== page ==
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Senior Staff Writer

Hacking Team hacked, attackers claim 400GB in dumped data

Jul 05, 20155 mins
CybercrimeData BreachHacking

Firm made famous for helping governments spy on their citizens left exposed

On Sunday, while most of Twitter was watching the Women’s World Cup – an amazing game from start to finish – one of the world’s most notorious security firms was being hacked.

Note: This story is the first of two on the Hacking Team incident. A follow-up has been posted here. In addition, a curated slideshow of visuals from the hack is also available.

Specializing in surveillance technology, Hacking Team is now learning how it feels to have their internal matters exposed to the world, and privacy advocates are enjoying a bit of schadenfreude at their expense.

Hacking Team is an Italian company that sells intrusion and surveillance tools to governments and law enforcement agencies.

The lawful interception tools developed by this company have been linked to several cases of privacy invasion by researchers and the media.

Reporters Without Borders has listed the company on its Enemies of the Internet index due largely to Hacking Teams’ business practices and their primary surveillance tool Da Vinci.

It isn’t known who hacked Hacking Team; however, the attackers have published a Torrent file with 400GB of internal documents, source code, and email communications to the public at large.

In addition, the attackers have taken to Twitter, defacing the Hacking Team account with a new logo, biography, and published messages with images of the compromised data.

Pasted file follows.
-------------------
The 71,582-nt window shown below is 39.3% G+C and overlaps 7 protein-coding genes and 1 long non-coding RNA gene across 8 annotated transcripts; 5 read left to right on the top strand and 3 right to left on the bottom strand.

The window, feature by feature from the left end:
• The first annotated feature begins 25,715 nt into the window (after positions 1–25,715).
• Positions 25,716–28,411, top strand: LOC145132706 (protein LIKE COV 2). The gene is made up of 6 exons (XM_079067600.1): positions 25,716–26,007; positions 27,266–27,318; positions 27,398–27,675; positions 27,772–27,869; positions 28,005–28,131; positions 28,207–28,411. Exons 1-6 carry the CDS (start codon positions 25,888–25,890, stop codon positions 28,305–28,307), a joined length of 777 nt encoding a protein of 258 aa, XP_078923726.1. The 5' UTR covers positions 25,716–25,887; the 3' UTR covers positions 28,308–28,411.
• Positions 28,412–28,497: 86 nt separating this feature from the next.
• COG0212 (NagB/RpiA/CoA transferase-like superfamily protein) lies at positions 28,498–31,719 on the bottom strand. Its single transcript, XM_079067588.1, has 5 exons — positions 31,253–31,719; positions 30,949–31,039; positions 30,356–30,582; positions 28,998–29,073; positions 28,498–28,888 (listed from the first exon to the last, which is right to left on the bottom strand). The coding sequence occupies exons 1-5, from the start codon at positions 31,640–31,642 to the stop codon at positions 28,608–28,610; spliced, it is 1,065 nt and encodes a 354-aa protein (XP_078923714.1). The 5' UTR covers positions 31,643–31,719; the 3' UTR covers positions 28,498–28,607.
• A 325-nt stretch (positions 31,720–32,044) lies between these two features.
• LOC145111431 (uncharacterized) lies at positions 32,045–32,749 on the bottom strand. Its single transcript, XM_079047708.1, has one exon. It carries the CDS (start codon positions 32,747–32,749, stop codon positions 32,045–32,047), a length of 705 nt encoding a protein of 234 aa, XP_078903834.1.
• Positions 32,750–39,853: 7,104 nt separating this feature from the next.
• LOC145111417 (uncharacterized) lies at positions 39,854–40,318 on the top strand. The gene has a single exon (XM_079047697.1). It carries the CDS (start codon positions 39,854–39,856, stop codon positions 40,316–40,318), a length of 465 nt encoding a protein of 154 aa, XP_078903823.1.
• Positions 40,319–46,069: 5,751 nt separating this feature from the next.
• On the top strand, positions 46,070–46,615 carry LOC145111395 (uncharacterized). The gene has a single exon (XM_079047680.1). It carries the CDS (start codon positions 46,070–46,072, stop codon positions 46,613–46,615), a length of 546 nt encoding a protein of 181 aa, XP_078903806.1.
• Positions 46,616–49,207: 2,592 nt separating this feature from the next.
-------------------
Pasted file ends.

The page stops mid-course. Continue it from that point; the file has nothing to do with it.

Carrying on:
Salted Hash will continue to follow developments and update as needed.

Update 1: Christopher Soghoian says that based on the Torrent’s file listing, Hacking Team’s customers include South Korea, Kazakhstan, Saudi Arabia, Oman, Lebanon, and Mongolia. Yet, the company maintains that it does not do business with oppressive governments.

Update 2: Researchers have started to post items from the released Torrent file. One such item is this invoice for 58,000 Euro to Egypt for Hacking Team’s RCS Exploit Portal.

Update 3: The video below is a commercial for Hacking Team’s top tool Da Vinci.

Update 4:

An email from a person linked to several domains allegedly tied to the Meles Zenawi Foundation (MZF), Ethiopia’s Prime Minister until his death in 2012, was published Sunday evening as part of the cache of files taken from Hacking Team.

In the email, Biniam Tewolde offers his thanks to Hacking Team for their help in getting a high value target.

Around the time the email was sent, which was eight months after the Prime Minister’s death, Tewolde had registered eight different MZF related domains. Given the context of the email and the sudden appearance (and disappearance) of the domains, it’s possible all of them were part of a Phishing campaign to access the target. Who the high value target is, remains unknown.

An invoice leaked with the Hacking Team cache shows that Ethiopia paid $1,000,000 Birr (ETB) for Hacking Team’s Remote Control System, professional services, and communications equipment.

Update 5:

Hacking Team currently has, based on internal documents leaked by the attackers on Sunday evening, customers in the following locations:

Egypt, Ethiopia, Morocco, Nigeria, Sudan